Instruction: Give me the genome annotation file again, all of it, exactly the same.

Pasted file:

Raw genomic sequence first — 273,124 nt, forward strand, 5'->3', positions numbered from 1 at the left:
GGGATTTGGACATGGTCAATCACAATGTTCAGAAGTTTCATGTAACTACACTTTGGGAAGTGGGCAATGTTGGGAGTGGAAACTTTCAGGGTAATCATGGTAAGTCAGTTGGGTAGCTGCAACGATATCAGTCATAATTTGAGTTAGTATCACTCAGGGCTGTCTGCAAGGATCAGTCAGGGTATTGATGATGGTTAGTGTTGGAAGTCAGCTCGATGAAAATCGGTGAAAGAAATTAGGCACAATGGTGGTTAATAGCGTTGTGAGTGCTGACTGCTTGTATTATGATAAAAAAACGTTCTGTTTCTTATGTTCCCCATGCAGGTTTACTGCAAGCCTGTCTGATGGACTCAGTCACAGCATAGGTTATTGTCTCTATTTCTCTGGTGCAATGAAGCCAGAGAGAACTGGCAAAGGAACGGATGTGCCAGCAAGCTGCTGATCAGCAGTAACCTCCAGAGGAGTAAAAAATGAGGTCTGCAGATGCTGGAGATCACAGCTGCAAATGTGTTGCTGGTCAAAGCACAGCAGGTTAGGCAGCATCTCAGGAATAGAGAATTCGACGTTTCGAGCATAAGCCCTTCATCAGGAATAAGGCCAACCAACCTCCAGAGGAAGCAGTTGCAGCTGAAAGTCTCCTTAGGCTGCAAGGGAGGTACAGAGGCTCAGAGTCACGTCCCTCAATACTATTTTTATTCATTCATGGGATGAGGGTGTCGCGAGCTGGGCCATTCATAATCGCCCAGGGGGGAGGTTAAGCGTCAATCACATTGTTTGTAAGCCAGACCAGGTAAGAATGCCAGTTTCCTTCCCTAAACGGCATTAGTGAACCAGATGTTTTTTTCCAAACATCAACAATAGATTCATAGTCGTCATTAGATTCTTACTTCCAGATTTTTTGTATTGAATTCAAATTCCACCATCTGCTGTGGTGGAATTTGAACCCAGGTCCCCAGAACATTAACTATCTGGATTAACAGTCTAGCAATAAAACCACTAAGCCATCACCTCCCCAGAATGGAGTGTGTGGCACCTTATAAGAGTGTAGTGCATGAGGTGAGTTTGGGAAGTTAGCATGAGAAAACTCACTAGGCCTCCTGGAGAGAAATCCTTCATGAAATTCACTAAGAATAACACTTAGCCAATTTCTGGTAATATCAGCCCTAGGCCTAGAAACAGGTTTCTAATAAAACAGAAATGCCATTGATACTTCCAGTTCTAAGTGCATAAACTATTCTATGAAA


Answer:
Raw genomic sequence first — 273,124 nt, forward strand, 5'->3', positions numbered from 1 at the left:
GGGATTTGGACATGGTCAATCACAATGTTCAGAAGTTTCATGTAACTACACTTTGGGAAGTGGGCAATGTTGGGAGTGGAAACTTTCAGGGTAATCATGGTAAGTCAGTTGGGTAGCTGCAACGATATCAGTCATAATTTGAGTTAGTATCACTCAGGGCTGTCTGCAAGGATCAGTCAGGGTATTGATGATGGTTAGTGTTGGAAGTCAGCTCGATGAAAATCGGTGAAAGAAATTAGGCACAATGGTGGTTAATAGCGTTGTGAGTGCTGACTGCTTGTATTATGATAAAAAAACGTTCTGTTTCTTATGTTCCCCATGCAGGTTTACTGCAAGCCTGTCTGATGGACTCAGTCACAGCATAGGTTATTGTCTCTATTTCTCTGGTGCAATGAAGCCAGAGAGAACTGGCAAAGGAACGGATGTGCCAGCAAGCTGCTGATCAGCAGTAACCTCCAGAGGAGTAAAAAATGAGGTCTGCAGATGCTGGAGATCACAGCTGCAAATGTGTTGCTGGTCAAAGCACAGCAGGTTAGGCAGCATCTCAGGAATAGAGAATTCGACGTTTCGAGCATAAGCCCTTCATCAGGAATAAGGCCAACCAACCTCCAGAGGAAGCAGTTGCAGCTGAAAGTCTCCTTAGGCTGCAAGGGAGGTACAGAGGCTCAGAGTCACGTCCCTCAATACTATTTTTATTCATTCATGGGATGAGGGTGTCGCGAGCTGGGCCATTCATAATCGCCCAGGGGGGAGGTTAAGCGTCAATCACATTGTTTGTAAGCCAGACCAGGTAAGAATGCCAGTTTCCTTCCCTAAACGGCATTAGTGAACCAGATGTTTTTTTCCAAACATCAACAATAGATTCATAGTCGTCATTAGATTCTTACTTCCAGATTTTTTGTATTGAATTCAAATTCCACCATCTGCTGTGGTGGAATTTGAACCCAGGTCCCCAGAACATTAACTATCTGGATTAACAGTCTAGCAATAAAACCACTAAGCCATCACCTCCCCAGAATGGAGTGTGTGGCACCTTATAAGAGTGTAGTGCATGAGGTGAGTTTGGGAAGTTAGCATGAGAAAACTCACTAGGCCTCCTGGAGAGAAATCCTTCATGAAATTCACTAAGAATAACACTTAGCCAATTTCTGGTAATATCAGCCCTAGGCCTAGAAACAGGTTTCTAATAAAACAGAAATGCCATTGATACTTCCAGTTCTAAGTGCATAAACTATTCTATGAAA